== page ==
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What Classifies a Student Subgroup As “Consistently Underperforming?” Here Is What the Approved State ESSA Plans Say

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December 12, 2017 02:43 pm

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The Every Student Succeeds Act (ESSA) reflects a clear intent to advance equity. Given this, it is critical to analyze how states are exercising their increased discretion to advance educational opportunities and outcomes for historically underserved students.

In analyzing the sixteen consolidated state ESSA plans the U.S. Department of Education (ED) already has approved, the Alliance for Excellent Education (All4Ed) identified some noteworthy trends across states. A particularly concerning pattern is the ways in which states have defined a “consistently underperforming” subgroup of students.

Under ESSA, states must establish a methodology to identify three categories of schools for support:

  1. Schools with overall low performance receive comprehensive support and improvement (CSI).
  2. Schools with at least one “consistently underperforming” subgroup of students receive targeted support and improvement (TSI).
  3. Schools with at least one very low-performing subgroup of students receive additional targeted support and improvement (ATSI).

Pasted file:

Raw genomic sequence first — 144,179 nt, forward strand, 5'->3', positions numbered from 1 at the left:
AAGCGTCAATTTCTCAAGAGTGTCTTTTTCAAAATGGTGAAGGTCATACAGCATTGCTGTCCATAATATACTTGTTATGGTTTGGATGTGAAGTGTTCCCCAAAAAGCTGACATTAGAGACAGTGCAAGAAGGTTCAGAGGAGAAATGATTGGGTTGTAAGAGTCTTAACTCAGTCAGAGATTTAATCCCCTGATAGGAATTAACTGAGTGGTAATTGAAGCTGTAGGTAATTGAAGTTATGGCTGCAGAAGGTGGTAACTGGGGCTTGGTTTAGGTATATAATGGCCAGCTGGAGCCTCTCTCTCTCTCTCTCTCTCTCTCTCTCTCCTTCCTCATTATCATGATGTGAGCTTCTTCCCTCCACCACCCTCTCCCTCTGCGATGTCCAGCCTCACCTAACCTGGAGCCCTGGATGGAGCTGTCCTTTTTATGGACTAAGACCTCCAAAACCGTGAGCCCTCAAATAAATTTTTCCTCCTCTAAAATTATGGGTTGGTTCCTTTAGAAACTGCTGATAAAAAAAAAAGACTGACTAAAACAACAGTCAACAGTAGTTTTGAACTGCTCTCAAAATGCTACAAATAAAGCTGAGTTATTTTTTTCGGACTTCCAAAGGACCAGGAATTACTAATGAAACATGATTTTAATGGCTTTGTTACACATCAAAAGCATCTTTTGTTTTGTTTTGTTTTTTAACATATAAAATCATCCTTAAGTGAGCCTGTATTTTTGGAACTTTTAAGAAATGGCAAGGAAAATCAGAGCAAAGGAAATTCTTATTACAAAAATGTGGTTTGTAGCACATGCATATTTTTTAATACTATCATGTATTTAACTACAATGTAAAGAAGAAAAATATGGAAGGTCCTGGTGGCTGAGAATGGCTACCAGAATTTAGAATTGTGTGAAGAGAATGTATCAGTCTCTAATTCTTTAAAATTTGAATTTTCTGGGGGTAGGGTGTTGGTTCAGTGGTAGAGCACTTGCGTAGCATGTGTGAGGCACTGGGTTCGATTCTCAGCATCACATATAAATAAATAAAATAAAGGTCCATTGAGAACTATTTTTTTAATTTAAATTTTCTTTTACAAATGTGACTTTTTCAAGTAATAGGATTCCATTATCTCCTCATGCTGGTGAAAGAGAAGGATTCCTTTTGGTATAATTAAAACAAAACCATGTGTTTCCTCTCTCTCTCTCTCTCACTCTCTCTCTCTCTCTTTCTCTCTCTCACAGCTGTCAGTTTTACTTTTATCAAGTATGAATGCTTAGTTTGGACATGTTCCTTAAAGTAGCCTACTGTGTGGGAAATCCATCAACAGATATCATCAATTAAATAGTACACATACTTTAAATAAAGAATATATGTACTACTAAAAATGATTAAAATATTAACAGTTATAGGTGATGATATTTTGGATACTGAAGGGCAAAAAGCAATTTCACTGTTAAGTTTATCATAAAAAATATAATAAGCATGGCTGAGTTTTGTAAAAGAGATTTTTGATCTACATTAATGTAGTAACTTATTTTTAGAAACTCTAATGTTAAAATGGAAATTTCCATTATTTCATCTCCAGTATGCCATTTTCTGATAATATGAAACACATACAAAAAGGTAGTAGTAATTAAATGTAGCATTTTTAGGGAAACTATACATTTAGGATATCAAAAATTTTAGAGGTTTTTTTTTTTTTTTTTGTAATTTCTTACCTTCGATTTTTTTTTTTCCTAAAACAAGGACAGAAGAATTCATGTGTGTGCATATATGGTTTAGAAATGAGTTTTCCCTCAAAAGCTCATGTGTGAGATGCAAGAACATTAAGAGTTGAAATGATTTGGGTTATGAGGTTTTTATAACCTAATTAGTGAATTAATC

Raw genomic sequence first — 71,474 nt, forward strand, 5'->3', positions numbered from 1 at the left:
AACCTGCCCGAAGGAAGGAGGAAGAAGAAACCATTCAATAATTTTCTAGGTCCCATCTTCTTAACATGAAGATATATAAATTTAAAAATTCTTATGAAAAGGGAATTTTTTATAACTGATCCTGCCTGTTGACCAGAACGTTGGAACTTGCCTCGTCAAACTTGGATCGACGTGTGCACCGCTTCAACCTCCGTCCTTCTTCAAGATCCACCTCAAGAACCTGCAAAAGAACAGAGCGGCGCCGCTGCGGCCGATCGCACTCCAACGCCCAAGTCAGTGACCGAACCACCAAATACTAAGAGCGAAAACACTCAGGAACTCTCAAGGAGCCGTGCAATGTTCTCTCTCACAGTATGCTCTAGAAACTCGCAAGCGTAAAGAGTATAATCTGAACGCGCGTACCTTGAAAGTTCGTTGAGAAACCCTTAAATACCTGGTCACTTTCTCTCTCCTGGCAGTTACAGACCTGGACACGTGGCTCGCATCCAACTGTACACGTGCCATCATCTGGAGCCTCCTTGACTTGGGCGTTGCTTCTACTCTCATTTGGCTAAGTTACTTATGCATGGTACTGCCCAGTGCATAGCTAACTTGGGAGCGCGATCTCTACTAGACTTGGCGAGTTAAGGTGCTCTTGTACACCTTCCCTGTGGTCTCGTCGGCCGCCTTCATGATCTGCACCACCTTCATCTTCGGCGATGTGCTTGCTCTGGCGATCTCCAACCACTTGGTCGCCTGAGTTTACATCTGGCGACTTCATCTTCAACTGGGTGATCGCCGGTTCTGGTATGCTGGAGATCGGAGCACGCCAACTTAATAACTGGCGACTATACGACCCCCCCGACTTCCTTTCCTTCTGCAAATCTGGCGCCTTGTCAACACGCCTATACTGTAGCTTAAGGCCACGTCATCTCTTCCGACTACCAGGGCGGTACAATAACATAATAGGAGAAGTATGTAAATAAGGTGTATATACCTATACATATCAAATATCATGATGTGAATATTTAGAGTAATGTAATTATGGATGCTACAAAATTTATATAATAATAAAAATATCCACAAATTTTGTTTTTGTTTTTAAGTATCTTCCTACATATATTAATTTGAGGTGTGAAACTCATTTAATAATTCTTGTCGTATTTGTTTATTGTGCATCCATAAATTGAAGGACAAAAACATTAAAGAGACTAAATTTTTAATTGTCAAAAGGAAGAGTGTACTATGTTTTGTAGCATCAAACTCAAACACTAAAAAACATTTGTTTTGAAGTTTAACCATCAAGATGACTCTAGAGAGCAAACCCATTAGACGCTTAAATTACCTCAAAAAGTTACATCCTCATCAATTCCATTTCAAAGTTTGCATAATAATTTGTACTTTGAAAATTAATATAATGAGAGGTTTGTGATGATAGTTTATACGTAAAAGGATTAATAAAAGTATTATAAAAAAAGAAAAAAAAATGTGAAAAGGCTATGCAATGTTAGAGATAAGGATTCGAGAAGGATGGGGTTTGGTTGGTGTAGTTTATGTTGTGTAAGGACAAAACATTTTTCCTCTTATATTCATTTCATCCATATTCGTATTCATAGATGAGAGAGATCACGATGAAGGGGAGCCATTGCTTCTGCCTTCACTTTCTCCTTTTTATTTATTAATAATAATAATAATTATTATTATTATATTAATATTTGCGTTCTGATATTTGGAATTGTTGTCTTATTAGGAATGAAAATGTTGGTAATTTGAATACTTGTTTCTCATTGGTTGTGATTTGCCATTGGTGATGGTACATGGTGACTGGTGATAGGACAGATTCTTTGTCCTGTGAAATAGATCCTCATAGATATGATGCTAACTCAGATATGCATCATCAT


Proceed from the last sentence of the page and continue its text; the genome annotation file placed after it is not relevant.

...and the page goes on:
States identify schools for CSI based on the performance of all students and identify schools for TSI and ATSI based only on the performance of student subgroups. ESSA sets explicit requirements for identifying a school for ATSI―a school must have a student subgroup that performs at the level of the lowest-performing 5 percent of all Title I schools. By contrast, states have the flexibility to define what classifies a student subgroup as “consistently underperforming” to trigger TSI.

Arriving at this framework for school improvement was not without controversy, contention, and a complex legislative history. In the end, however, the U.S. Congress ironed out a conceptualization of accountability that requires state education agencies to differentiate broad assistance for all students from directed assistance for specific subgroups of students.

While the first cohort of approved state ESSA plans incorporates satisfactory methodologies to identify schools for CSI, many do not implement ESSA’s policy regarding targeted support as intended under the law.